Cats Are Carnivores
Many of us, although we may have had cats as pets for most if not all of our lives, have failed to realize one very important thing about them – the fact that all cats are, by their very nature, born carnivores. Essentially this means that the nutrition they require to thrive must come from the meat, organs and bones of the bodies of other animals. And because of the cat’s particular anatomical and physiological design, the most ideal and natural way for them to consume that flesh and bone is in its raw state.

Key Causes of Chronic Illness
So is it any wonder that carnivorous companion animals that consume nothing but an unnatural diet of cooked, over-processed canned and kibbled products their entire lives may well suffer some significant health complications as a result? And when such inferior, inappropriate diets are compounded by regular applications of things like toxic pesticides in the form of flea, tick and heartworm medications, combined with the over-administering of vaccines, which often do more harm than good, a picture begins to emerge illustrating some of the key reasons why there is such an explosive epidemic of chronic degenerative disease occurring in today’s domesticated pet population.

Cats Are What They Eat

Just as is the case with human beings, the role diet plays is without a doubt key to any animal’s good health. And when it comes to cats, looking to the way Mother Nature herself has been feeding felines for eons, and providing them with a diet of whole raw foods, is surely the most natural and healthy approach we can possibly take.

Raw Cat Food at the Barkery

If you do decide that the raw diet is something you’d like to try for your cat or dog, please stop in and visit with us. We have an excellent selection and can help you find the right food for your pet.

Barkery Bath Bundle Cards!

By popular demand, we’re selling pre-pay bath cards! Pre-pay for 10 baths (for whatever weight your dog is) and you’ll get a card good for 11 baths!

The only way a dog bath could be any better is if it’s FREE. Well, we’ve taken care of that for you! Ask a Barkery associate about it on your next visit.

Safe Flea Prevention for Your Dog

Spring is finally here, which means all kinds of insects start to appear around us and our pets. Here are some great tips to safely keep the biggest dog pest away: fleas.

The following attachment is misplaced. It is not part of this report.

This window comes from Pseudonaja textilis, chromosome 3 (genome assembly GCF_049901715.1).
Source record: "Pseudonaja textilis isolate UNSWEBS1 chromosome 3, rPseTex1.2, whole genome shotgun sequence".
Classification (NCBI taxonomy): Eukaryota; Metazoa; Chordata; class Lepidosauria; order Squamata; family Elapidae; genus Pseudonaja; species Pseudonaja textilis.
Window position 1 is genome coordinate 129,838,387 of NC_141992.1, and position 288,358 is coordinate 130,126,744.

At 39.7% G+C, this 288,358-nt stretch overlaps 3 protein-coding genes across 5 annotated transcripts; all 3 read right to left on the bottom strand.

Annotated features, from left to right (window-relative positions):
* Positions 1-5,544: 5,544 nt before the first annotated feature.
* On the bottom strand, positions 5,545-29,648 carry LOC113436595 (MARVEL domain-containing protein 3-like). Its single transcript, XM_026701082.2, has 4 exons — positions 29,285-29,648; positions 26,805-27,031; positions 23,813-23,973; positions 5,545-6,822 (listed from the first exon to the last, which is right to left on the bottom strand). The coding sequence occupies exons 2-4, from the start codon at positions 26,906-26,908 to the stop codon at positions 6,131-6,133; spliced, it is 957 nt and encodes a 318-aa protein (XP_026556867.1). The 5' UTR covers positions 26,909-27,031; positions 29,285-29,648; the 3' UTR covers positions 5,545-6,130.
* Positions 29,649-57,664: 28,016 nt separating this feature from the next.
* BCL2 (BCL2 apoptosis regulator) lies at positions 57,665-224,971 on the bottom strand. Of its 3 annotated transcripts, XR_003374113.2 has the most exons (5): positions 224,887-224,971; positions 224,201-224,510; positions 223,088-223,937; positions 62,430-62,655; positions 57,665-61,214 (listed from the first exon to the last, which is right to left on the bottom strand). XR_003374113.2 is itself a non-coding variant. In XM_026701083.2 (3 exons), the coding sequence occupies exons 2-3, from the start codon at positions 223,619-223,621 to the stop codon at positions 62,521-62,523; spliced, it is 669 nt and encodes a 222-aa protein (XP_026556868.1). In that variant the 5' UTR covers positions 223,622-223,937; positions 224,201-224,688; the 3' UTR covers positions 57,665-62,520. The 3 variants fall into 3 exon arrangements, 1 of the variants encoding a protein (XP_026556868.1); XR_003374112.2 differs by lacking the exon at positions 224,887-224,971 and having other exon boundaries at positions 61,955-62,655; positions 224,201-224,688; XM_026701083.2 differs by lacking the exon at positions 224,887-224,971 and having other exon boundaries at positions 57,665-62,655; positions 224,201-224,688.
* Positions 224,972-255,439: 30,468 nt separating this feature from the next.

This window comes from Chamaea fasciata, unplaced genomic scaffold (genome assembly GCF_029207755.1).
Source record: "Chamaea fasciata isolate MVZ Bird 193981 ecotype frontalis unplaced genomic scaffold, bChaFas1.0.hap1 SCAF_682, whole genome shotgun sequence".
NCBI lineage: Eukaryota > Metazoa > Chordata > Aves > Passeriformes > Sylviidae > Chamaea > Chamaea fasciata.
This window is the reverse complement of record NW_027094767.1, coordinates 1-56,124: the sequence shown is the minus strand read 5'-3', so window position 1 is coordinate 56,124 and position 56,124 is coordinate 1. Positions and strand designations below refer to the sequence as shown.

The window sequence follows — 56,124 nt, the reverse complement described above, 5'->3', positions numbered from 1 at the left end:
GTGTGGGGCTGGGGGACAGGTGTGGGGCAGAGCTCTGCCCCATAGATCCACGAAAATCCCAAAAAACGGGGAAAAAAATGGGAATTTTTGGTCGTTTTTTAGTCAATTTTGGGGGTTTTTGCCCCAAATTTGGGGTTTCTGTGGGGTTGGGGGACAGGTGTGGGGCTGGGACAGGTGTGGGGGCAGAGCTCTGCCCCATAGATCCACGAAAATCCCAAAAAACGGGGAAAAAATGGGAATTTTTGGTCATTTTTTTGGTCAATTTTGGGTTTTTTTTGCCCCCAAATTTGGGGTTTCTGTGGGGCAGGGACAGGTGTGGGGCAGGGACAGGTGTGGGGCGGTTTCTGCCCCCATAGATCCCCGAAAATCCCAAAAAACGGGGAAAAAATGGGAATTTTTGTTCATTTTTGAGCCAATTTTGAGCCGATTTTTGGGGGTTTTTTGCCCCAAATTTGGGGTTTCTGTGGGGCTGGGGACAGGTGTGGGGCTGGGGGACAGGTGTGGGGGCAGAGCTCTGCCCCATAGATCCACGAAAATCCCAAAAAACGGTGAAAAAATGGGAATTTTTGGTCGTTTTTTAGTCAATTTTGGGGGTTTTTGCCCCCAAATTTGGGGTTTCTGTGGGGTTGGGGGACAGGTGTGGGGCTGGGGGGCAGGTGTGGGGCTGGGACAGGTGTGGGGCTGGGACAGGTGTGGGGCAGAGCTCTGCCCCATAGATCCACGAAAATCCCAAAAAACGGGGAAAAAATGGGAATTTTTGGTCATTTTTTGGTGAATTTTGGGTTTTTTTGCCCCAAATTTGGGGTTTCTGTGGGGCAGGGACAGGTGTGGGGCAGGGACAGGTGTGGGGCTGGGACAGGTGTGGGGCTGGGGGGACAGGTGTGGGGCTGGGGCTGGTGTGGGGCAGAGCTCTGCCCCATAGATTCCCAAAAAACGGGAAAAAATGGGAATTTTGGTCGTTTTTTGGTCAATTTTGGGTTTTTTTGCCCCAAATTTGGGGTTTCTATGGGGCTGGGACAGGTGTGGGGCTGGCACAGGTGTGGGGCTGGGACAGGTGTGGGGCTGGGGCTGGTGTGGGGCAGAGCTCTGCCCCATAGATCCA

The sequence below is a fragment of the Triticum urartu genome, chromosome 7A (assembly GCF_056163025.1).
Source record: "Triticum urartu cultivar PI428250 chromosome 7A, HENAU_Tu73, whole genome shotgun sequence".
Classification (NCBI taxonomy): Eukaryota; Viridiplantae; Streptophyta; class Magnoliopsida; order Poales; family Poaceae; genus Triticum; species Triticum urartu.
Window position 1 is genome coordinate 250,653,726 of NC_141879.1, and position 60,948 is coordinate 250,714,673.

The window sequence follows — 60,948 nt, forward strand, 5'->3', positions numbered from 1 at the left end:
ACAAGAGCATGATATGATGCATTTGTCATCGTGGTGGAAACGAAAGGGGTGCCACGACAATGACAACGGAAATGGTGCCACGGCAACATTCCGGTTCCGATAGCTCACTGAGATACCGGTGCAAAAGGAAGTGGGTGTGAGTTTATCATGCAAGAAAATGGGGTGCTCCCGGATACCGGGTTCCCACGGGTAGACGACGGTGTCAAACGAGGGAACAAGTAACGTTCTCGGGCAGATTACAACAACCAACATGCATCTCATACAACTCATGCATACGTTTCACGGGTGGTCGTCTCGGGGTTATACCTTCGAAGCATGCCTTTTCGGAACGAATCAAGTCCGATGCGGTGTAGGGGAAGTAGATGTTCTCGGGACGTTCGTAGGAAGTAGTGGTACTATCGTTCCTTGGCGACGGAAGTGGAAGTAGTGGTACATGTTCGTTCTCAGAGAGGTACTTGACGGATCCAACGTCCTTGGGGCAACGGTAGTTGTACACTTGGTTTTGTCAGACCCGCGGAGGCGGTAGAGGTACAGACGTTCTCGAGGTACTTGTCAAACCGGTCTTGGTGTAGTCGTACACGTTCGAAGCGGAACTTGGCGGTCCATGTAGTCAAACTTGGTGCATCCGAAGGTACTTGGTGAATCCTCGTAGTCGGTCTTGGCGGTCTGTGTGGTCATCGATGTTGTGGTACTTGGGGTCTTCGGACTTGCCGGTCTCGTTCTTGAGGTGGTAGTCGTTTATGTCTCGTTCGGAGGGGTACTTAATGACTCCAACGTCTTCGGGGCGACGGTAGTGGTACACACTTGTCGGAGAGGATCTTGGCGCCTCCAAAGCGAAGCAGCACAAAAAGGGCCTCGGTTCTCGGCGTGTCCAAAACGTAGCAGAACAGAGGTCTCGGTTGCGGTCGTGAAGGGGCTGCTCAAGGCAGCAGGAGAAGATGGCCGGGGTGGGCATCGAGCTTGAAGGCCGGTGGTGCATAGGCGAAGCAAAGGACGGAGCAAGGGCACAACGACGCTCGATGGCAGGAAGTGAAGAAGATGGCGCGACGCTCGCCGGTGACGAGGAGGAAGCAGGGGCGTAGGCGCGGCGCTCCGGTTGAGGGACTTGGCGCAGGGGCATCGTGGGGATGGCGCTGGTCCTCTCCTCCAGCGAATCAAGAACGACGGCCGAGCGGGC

When your dog ends up with fleas, it may seem easy to grab flea treatment such as Frontline for your dog. You know the name, but do you know when it’s in the product? Frontline, and other similar products, are known to have chemicals that can be dangerous for both your pet and you. Children are especially at risk due to proximity and age. So what safe treatments are out there? We have a few here at the Barkery that are safe and effective.

  • The Shoo Tag (pictured above) works to repel fleas and other insects through a magnetic strip on the tag.
  • Brewer’s Yeast Treatment which can be given with food or during grooming
  • Diatomaceous Earth  A powder for your garden or outdoors. If an insect with an exoskeleton comes in contact with diatomaceous earth, they die. At the same time, humans can rub it all over our skin, rub it in our hair, and even eat it – and we are unharmed.
  • Cedarcide Best Yet 100% organic cedar oil product that both kills and repels bugs

The National Resources Defense Council has also published a list of safe flea and tick treatments to treat your dog.

Click here for more info

Spring Cleaning for your Pup!

With spring arriving and rain to come soon, we’ve got great products to keep your dog and your house clean!

Stop in and check out our wide variety of items:

  • The Paw Wash and Paw Plunge – no more ruining nice towels and clean floors with muddy paws!
  • The Soggy Doggy – a mat perfect for wet dogs that absorbs all the moisture
  • Pocket Full of Baths – Pay for 10 baths up front, get the 11th free, plus 10x points!
  • Several Shampoos and Scented Sprays
  • Safe Cleaning Sprays
  • Self-serve and Full-serve Baths on site
  • Skilled Groomers

Come in and treat your four-legged friend to a bath and stock up while you’re here – you’ll be glad you did!